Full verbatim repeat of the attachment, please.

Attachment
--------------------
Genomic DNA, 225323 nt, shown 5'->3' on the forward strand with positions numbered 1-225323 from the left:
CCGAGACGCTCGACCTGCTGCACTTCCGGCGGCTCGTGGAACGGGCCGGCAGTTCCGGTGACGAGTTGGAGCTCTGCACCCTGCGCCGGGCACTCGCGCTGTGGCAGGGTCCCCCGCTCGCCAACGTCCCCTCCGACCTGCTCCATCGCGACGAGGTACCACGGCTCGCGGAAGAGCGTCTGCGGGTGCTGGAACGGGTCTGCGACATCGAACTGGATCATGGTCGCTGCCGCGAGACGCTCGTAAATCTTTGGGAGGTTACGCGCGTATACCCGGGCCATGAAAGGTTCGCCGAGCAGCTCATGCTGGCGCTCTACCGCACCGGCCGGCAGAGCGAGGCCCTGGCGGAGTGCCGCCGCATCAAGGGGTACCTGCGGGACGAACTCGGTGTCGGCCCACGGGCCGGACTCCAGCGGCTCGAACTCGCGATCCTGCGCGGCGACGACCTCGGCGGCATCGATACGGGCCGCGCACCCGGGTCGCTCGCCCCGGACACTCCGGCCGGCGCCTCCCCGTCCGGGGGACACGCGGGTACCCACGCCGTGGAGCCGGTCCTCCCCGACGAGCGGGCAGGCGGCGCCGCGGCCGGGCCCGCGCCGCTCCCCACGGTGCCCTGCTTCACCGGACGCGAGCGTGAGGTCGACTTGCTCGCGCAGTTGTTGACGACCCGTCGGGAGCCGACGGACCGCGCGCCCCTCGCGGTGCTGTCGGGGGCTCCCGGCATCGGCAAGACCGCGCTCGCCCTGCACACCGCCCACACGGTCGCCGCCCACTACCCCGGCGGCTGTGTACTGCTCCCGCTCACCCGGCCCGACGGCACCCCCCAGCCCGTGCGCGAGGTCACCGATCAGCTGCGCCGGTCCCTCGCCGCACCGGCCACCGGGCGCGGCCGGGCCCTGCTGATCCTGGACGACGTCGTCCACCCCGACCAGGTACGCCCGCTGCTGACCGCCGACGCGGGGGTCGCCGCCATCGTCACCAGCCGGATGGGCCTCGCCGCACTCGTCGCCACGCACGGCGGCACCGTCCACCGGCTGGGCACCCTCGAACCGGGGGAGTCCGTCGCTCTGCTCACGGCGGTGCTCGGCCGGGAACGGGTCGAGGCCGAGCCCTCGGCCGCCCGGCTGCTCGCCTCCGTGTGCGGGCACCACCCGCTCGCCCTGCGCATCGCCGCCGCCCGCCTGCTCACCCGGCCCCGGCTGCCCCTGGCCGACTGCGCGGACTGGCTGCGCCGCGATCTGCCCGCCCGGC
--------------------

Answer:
Genomic DNA, 225323 nt, shown 5'->3' on the forward strand with positions numbered 1-225323 from the left:
CCGAGACGCTCGACCTGCTGCACTTCCGGCGGCTCGTGGAACGGGCCGGCAGTTCCGGTGACGAGTTGGAGCTCTGCACCCTGCGCCGGGCACTCGCGCTGTGGCAGGGTCCCCCGCTCGCCAACGTCCCCTCCGACCTGCTCCATCGCGACGAGGTACCACGGCTCGCGGAAGAGCGTCTGCGGGTGCTGGAACGGGTCTGCGACATCGAACTGGATCATGGTCGCTGCCGCGAGACGCTCGTAAATCTTTGGGAGGTTACGCGCGTATACCCGGGCCATGAAAGGTTCGCCGAGCAGCTCATGCTGGCGCTCTACCGCACCGGCCGGCAGAGCGAGGCCCTGGCGGAGTGCCGCCGCATCAAGGGGTACCTGCGGGACGAACTCGGTGTCGGCCCACGGGCCGGACTCCAGCGGCTCGAACTCGCGATCCTGCGCGGCGACGACCTCGGCGGCATCGATACGGGCCGCGCACCCGGGTCGCTCGCCCCGGACACTCCGGCCGGCGCCTCCCCGTCCGGGGGACACGCGGGTACCCACGCCGTGGAGCCGGTCCTCCCCGACGAGCGGGCAGGCGGCGCCGCGGCCGGGCCCGCGCCGCTCCCCACGGTGCCCTGCTTCACCGGACGCGAGCGTGAGGTCGACTTGCTCGCGCAGTTGTTGACGACCCGTCGGGAGCCGACGGACCGCGCGCCCCTCGCGGTGCTGTCGGGGGCTCCCGGCATCGGCAAGACCGCGCTCGCCCTGCACACCGCCCACACGGTCGCCGCCCACTACCCCGGCGGCTGTGTACTGCTCCCGCTCACCCGGCCCGACGGCACCCCCCAGCCCGTGCGCGAGGTCACCGATCAGCTGCGCCGGTCCCTCGCCGCACCGGCCACCGGGCGCGGCCGGGCCCTGCTGATCCTGGACGACGTCGTCCACCCCGACCAGGTACGCCCGCTGCTGACCGCCGACGCGGGGGTCGCCGCCATCGTCACCAGCCGGATGGGCCTCGCCGCACTCGTCGCCACGCACGGCGGCACCGTCCACCGGCTGGGCACCCTCGAACCGGGGGAGTCCGTCGCTCTGCTCACGGCGGTGCTCGGCCGGGAACGGGTCGAGGCCGAGCCCTCGGCCGCCCGGCTGCTCGCCTCCGTGTGCGGGCACCACCCGCTCGCCCTGCGCATCGCCGCCGCCCGCCTGCTCACCCGGCCCCGGCTGCCCCTGGCCGACTGCGCGGACTGGCTGCGCCGCGATCTGCCCGCCCGGC